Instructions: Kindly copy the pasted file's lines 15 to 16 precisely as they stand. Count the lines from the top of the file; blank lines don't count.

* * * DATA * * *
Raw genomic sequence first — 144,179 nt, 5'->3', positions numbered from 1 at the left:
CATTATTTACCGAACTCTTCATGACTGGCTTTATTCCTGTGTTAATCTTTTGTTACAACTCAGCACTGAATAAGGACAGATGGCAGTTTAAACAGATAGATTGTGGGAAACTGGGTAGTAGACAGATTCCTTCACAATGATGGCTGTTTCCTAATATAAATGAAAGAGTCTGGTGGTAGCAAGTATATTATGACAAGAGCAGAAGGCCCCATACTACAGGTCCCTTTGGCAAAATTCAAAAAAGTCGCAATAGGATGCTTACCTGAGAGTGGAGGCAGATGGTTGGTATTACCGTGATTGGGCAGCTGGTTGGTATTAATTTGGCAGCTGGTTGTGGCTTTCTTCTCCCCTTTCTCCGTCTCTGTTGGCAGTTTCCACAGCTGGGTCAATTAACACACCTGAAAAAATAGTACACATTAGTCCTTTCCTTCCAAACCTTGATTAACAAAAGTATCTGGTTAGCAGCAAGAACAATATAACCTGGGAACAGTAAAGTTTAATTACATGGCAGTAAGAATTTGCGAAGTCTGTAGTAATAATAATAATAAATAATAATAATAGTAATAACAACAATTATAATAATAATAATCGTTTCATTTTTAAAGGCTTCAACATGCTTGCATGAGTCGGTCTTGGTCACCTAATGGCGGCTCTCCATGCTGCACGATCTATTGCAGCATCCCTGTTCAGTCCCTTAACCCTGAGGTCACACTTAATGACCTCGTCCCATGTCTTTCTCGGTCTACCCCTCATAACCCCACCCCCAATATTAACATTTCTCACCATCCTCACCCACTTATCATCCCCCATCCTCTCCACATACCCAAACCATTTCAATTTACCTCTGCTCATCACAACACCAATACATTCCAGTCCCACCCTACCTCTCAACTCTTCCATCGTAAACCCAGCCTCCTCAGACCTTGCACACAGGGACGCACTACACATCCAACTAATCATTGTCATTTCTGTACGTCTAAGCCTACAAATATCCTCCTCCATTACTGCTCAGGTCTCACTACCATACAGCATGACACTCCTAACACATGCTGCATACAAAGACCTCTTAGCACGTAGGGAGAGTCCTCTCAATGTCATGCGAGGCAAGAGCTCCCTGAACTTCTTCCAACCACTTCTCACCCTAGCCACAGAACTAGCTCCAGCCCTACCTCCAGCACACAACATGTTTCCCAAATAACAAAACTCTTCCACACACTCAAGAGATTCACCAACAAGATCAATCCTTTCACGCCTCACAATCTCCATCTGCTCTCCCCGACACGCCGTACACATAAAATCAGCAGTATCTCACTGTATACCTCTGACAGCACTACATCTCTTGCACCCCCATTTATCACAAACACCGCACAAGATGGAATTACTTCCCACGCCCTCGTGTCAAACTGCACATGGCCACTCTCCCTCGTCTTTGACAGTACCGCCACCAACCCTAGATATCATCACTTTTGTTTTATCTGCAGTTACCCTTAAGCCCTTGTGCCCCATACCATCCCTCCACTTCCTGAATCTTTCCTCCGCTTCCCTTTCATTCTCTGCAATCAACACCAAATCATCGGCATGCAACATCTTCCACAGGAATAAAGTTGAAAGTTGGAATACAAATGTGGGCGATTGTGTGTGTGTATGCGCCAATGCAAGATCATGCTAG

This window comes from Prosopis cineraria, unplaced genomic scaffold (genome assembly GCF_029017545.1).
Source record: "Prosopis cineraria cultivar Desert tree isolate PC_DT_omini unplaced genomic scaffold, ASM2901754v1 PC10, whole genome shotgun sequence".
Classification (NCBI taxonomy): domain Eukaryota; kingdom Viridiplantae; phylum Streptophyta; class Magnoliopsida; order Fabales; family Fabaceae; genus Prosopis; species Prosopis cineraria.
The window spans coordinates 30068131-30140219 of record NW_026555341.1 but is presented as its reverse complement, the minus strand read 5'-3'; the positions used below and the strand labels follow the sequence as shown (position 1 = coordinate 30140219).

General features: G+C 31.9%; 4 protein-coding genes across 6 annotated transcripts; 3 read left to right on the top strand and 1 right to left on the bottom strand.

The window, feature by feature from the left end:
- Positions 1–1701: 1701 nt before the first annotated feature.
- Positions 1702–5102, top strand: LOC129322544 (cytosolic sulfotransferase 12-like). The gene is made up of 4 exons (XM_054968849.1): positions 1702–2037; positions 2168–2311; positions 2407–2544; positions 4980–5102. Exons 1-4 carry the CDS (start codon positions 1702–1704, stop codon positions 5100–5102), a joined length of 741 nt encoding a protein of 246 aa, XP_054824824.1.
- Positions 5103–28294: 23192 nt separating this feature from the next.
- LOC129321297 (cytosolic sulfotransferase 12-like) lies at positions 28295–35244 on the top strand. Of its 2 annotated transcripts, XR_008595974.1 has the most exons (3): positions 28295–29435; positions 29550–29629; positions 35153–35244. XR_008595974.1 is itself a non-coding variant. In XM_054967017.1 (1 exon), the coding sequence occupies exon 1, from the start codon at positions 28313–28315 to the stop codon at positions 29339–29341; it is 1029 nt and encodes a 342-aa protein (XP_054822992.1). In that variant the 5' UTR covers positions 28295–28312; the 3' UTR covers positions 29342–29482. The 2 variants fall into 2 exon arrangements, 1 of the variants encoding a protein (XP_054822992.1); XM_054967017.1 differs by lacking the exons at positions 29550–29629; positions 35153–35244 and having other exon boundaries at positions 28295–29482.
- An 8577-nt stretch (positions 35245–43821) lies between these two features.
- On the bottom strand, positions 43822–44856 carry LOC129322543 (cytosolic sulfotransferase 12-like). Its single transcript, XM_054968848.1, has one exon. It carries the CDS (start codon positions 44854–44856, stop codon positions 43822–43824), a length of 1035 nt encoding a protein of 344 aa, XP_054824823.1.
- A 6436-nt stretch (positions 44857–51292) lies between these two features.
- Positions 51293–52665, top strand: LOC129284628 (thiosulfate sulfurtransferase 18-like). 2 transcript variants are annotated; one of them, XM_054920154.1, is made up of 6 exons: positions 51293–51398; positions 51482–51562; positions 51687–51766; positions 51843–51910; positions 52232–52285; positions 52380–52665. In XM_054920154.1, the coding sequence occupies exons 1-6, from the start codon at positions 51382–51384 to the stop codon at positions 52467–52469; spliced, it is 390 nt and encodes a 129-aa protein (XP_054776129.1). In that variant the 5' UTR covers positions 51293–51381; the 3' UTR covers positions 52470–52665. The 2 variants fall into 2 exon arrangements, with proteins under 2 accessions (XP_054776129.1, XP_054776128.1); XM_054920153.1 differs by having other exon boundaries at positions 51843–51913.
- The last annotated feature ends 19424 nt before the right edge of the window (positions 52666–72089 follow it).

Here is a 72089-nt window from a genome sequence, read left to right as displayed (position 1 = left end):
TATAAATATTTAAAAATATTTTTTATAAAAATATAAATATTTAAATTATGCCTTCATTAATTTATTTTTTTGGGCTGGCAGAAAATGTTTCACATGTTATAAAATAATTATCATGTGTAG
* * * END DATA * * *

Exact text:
- A 6436-nt stretch (positions 44857–51292) lies between these two features.
- Positions 51293–52665, top strand: LOC129284628 (thiosulfate sulfurtransferase 18-like). 2 transcript variants are annotated; one of them, XM_054920154.1, is made up of 6 exons: positions 51293–51398; positions 51482–51562; positions 51687–51766; positions 51843–51910; positions 52232–52285; positions 52380–52665. In XM_054920154.1, the coding sequence occupies exons 1-6, from the start codon at positions 51382–51384 to the stop codon at positions 52467–52469; spliced, it is 390 nt and encodes a 129-aa protein (XP_054776129.1). In that variant the 5' UTR covers positions 51293–51381; the 3' UTR covers positions 52470–52665. The 2 variants fall into 2 exon arrangements, with proteins under 2 accessions (XP_054776129.1, XP_054776128.1); XM_054920153.1 differs by having other exon boundaries at positions 51843–51913.